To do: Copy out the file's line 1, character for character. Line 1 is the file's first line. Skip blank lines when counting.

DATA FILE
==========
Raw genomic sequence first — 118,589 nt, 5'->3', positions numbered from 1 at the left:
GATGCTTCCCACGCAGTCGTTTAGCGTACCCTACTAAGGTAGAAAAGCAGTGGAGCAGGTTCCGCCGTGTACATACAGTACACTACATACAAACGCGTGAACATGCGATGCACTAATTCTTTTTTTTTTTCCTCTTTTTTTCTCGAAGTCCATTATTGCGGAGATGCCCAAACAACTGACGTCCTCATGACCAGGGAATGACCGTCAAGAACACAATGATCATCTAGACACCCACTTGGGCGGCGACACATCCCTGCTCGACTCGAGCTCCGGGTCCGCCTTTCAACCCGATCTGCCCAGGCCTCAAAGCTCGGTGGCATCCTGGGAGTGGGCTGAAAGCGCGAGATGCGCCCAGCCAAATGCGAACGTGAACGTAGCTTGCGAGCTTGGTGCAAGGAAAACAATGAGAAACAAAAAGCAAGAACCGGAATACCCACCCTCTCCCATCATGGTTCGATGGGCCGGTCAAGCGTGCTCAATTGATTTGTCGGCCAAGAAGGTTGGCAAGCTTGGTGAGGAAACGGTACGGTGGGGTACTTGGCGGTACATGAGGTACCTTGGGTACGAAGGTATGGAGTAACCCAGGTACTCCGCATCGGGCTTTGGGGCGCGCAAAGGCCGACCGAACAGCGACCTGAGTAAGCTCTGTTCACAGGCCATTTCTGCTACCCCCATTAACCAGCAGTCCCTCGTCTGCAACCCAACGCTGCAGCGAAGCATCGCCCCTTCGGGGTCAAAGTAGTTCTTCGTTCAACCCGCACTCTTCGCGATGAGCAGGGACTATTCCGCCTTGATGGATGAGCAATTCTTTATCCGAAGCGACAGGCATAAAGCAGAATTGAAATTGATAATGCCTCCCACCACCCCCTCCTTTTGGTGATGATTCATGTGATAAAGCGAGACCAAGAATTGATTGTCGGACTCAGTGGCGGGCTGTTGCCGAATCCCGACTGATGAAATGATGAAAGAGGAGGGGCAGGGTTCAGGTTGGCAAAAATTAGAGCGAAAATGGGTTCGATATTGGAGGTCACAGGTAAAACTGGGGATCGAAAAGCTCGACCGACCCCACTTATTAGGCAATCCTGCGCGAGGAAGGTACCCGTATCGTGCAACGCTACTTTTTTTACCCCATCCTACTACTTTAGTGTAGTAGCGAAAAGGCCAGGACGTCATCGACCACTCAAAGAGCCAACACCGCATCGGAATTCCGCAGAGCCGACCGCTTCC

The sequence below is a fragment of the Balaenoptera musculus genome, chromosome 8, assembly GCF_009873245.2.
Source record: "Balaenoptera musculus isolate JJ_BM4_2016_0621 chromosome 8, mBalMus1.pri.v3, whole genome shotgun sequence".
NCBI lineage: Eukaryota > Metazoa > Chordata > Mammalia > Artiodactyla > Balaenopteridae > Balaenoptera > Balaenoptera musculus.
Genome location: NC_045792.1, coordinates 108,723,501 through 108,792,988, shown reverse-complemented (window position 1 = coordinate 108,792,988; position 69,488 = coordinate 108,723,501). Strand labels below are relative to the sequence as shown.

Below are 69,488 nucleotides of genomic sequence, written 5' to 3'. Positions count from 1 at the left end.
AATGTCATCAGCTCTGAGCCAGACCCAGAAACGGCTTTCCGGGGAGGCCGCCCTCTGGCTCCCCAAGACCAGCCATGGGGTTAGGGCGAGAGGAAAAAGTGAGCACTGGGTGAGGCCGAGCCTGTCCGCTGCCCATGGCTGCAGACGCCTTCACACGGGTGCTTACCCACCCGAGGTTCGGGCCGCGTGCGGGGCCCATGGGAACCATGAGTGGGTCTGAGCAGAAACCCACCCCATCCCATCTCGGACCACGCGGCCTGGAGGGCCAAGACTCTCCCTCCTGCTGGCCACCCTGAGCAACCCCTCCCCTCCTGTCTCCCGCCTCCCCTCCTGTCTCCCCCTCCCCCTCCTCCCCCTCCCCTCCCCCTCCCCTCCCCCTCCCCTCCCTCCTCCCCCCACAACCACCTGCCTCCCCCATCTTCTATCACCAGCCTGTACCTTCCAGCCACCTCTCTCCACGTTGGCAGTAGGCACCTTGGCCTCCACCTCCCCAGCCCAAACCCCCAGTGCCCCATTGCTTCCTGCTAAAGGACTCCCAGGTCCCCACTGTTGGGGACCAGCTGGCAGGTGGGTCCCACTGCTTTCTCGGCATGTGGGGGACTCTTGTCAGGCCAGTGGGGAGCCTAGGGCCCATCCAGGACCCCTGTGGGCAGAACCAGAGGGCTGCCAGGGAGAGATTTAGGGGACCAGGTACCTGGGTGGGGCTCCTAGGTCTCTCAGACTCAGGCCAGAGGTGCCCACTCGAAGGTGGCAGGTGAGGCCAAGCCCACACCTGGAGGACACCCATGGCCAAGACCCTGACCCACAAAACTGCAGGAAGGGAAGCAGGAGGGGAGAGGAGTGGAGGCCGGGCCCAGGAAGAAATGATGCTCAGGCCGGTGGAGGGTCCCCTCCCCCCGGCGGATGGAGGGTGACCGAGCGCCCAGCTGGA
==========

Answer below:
Raw genomic sequence first — 118,589 nt, 5'->3', positions numbered from 1 at the left: